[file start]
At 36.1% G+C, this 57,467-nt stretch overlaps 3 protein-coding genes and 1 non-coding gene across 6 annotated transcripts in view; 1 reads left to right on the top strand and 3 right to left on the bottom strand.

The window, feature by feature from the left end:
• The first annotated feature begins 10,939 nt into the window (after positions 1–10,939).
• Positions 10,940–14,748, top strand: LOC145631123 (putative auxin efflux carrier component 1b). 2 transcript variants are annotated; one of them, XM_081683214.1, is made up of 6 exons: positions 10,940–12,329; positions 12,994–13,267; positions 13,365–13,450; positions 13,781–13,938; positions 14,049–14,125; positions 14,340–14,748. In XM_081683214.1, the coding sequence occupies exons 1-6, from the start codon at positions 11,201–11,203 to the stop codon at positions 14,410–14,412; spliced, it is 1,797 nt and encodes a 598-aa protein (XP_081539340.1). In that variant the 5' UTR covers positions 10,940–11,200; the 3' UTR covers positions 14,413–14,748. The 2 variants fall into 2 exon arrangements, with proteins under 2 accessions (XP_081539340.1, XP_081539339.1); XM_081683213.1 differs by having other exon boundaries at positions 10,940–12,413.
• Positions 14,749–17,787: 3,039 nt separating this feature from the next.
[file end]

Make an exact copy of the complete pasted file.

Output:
At 36.1% G+C, this 57,467-nt stretch overlaps 3 protein-coding genes and 1 non-coding gene across 6 annotated transcripts in view; 1 reads left to right on the top strand and 3 right to left on the bottom strand.

The window, feature by feature from the left end:
• The first annotated feature begins 10,939 nt into the window (after positions 1–10,939).
• Positions 10,940–14,748, top strand: LOC145631123 (putative auxin efflux carrier component 1b). 2 transcript variants are annotated; one of them, XM_081683214.1, is made up of 6 exons: positions 10,940–12,329; positions 12,994–13,267; positions 13,365–13,450; positions 13,781–13,938; positions 14,049–14,125; positions 14,340–14,748. In XM_081683214.1, the coding sequence occupies exons 1-6, from the start codon at positions 11,201–11,203 to the stop codon at positions 14,410–14,412; spliced, it is 1,797 nt and encodes a 598-aa protein (XP_081539340.1). In that variant the 5' UTR covers positions 10,940–11,200; the 3' UTR covers positions 14,413–14,748. The 2 variants fall into 2 exon arrangements, with proteins under 2 accessions (XP_081539340.1, XP_081539339.1); XM_081683213.1 differs by having other exon boundaries at positions 10,940–12,413.
• Positions 14,749–17,787: 3,039 nt separating this feature from the next.